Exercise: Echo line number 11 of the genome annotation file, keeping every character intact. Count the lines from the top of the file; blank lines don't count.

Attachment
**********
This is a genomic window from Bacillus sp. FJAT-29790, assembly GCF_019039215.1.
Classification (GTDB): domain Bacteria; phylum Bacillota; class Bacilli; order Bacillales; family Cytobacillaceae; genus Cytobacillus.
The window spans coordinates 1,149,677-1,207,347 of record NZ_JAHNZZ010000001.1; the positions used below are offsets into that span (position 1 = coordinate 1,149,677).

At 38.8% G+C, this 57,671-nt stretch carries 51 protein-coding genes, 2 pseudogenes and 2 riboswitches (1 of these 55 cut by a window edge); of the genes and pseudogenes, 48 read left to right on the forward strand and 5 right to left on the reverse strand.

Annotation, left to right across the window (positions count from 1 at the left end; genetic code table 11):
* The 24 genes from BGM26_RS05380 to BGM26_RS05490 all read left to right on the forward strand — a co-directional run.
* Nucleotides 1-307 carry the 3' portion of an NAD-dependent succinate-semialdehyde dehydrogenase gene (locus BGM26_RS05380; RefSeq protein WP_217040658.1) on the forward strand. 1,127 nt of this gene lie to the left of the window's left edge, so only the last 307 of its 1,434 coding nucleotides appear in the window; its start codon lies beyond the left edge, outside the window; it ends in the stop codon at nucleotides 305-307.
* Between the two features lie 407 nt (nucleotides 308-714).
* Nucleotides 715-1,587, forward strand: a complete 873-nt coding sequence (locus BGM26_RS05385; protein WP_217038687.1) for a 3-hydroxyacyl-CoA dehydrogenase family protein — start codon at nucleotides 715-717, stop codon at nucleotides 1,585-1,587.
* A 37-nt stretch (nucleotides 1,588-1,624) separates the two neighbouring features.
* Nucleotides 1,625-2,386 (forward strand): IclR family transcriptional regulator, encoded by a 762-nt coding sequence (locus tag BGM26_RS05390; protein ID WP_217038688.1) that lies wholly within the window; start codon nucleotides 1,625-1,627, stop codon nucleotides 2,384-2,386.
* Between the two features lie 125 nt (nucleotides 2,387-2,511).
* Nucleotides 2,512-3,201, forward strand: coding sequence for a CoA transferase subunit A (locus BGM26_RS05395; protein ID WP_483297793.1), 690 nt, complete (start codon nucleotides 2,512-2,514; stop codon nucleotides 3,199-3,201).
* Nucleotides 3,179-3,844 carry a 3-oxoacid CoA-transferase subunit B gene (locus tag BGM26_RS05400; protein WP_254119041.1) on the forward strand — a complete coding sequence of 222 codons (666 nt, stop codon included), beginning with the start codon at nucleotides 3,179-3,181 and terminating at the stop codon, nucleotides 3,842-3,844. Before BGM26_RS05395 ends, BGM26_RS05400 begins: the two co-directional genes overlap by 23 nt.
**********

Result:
* Nucleotides 1,625-2,386 (forward strand): IclR family transcriptional regulator, encoded by a 762-nt coding sequence (locus tag BGM26_RS05390; protein ID WP_217038688.1) that lies wholly within the window; start codon nucleotides 1,625-1,627, stop codon nucleotides 2,384-2,386.